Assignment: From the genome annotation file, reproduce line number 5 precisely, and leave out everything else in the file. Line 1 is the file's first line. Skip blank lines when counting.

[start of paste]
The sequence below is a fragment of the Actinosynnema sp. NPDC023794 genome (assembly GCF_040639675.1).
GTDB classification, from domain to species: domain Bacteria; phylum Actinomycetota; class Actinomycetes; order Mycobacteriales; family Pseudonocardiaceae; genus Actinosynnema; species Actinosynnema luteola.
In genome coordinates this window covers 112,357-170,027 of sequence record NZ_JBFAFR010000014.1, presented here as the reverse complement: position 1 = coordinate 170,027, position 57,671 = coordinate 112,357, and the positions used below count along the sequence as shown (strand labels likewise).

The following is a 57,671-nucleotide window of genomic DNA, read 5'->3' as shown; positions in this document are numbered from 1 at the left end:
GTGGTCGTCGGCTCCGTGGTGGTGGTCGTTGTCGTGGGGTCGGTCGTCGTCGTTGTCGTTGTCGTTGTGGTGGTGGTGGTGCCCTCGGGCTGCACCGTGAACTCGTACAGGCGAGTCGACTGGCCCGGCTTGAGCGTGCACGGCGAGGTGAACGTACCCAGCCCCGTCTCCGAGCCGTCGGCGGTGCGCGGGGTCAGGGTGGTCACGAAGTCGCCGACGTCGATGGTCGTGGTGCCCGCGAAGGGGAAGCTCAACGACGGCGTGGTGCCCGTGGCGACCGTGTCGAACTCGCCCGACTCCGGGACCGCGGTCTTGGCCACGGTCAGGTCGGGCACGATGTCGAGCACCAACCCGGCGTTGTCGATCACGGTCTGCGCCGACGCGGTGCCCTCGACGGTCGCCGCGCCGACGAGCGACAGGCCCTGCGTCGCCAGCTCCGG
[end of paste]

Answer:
GTGGTCGTCGGCTCCGTGGTGGTGGTCGTTGTCGTGGGGTCGGTCGTCGTCGTTGTCGTTGTCGTTGTGGTGGTGGTGGTGCCCTCGGGCTGCACCGTGAACTCGTACAGGCGAGTCGACTGGCCCGGCTTGAGCGTGCACGGCGAGGTGAACGTACCCAGCCCCGTCTCCGAGCCGTCGGCGGTGCGCGGGGTCAGGGTGGTCACGAAGTCGCCGACGTCGATGGTCGTGGTGCCCGCGAAGGGGAAGCTCAACGACGGCGTGGTGCCCGTGGCGACCGTGTCGAACTCGCCCGACTCCGGGACCGCGGTCTTGGCCACGGTCAGGTCGGGCACGATGTCGAGCACCAACCCGGCGTTGTCGATCACGGTCTGCGCCGACGCGGTGCCCTCGACGGTCGCCGCGCCGACGAGCGACAGGCCCTGCGTCGCCAGCTCCGG